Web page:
Unlike real eyes, prosthetic eyes don’t grow, and in children who grow quickly, they need to be replaced once every few years. Elise’s first prosthetic eye was done in April 2017. We observed that the prosthetic eye kept moving out of alignment. After a consultation with Dr Ganga, he advised us to get a new one fitted.
Prosthetic eyes are handmade, and the process requires roughly three working days, including the time it takes for curing and drying. We got ours done with the same ocularist at NUH, Dr Sue.
The clinic is a small enclosed space featuring some prosthetic samples. The more complicated eye prosthetics include those made of latex to mimic the flesh surrounding the eye.
This is the imprint of Elise’s eye cavity and this is what the base of the prosthetic eye has to look like in order for it to fit snugly. I didn’t take a photo, but this was done by pouring a mixture through a mould that was fitted onto her eye cavity.
This is a brief summary and I can’t fully convey the full experience as 80% of the time involved waiting – Elise playing or on the phone watching YouTube, me mindlessly checking social media. On one particular day, I packed in a huge sticker book and other activities and my shoulder nearly gave way because I carried a tote bag.
It involves a lot of fitting and adjustment to get the angle and position right. Mainly, what we want to do is to determine the specific placement of the pupil, whether it should be right smack in the centre, or a little nearer to the nose.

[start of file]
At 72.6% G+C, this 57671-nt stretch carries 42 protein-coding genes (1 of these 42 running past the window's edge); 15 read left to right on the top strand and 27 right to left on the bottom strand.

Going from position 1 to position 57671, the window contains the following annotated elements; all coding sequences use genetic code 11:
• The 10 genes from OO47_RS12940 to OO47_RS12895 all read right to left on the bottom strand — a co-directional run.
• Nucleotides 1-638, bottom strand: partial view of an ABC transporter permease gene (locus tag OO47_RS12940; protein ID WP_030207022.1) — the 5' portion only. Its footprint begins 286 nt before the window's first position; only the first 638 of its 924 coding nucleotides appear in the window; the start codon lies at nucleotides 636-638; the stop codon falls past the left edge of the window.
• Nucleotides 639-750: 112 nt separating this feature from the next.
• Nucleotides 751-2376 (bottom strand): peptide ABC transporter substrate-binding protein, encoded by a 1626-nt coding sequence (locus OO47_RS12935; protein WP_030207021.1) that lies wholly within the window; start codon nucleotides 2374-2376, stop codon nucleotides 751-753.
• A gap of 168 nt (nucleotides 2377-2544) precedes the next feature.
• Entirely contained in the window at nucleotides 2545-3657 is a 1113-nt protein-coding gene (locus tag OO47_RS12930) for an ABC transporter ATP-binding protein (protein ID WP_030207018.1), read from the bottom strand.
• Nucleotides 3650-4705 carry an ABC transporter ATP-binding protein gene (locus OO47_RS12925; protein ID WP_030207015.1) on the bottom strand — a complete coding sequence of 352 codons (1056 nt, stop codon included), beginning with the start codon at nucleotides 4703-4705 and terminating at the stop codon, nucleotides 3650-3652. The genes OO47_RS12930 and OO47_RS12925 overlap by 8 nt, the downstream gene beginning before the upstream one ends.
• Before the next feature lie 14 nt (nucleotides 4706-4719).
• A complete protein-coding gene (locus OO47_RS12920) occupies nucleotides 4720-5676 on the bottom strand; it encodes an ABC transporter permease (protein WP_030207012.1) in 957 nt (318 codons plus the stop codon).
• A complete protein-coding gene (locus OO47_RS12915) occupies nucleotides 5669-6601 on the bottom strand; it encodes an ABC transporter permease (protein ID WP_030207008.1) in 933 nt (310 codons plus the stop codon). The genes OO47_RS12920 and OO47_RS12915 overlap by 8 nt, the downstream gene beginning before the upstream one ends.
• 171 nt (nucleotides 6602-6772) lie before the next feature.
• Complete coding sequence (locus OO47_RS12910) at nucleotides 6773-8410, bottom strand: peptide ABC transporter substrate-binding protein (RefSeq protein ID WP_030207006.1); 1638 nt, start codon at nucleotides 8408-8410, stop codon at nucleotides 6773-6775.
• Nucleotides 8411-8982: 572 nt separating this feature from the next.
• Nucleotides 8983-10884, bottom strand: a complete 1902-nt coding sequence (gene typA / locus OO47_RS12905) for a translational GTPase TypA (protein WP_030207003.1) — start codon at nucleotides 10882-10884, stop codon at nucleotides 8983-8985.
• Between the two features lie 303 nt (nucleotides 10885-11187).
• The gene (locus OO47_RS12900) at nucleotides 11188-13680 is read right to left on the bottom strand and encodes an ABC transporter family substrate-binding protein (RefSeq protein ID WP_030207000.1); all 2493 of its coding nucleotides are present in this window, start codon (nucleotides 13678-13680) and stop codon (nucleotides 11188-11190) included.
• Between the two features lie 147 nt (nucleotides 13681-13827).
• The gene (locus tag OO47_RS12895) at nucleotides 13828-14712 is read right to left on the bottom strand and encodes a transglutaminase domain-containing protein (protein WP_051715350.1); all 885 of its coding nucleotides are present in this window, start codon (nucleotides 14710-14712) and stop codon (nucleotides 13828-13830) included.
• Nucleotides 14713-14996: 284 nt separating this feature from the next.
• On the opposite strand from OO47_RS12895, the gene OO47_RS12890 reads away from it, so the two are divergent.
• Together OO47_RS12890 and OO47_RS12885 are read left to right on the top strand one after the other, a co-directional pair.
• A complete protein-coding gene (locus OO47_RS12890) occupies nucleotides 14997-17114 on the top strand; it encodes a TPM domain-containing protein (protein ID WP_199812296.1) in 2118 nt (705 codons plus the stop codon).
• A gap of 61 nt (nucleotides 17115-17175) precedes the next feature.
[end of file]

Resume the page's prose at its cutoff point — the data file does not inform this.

Time for a #momjoke – this is Elise side-eyeing her eye. Every eye is handmade and it’s not one-size-fits-all. It’s not oval shaped, but it has a little pointed tip at the top so it holds in place.
Next, Dr Sue adds details to the eye using pigments to make it more realistic. Most of the time for Asian children, their pupils are black. Westerners have more complicated eye details and there’s a technology that can print the pupil onto the base, but it’s a film and likely isn’t as lasting.
Dr Sue mostly handles Asian patients, and paints the details by hand. This won’t be Elise’s last prosthetic eye, and we will likely have to fabricate a few more eyes before she reaches adulthood.
One thing Dr Sue advised was not to remove the prosthetic eye regularly as it affects her lower eyelid and its capability to hold the eye.
This is how she looks like now with the new eye! Due to the better fit, it doesn’t move around that much anymore. It has limited functions, like it can’t follow along when she rolls her eyes, something she does pretty often nowadays, but it’ll do!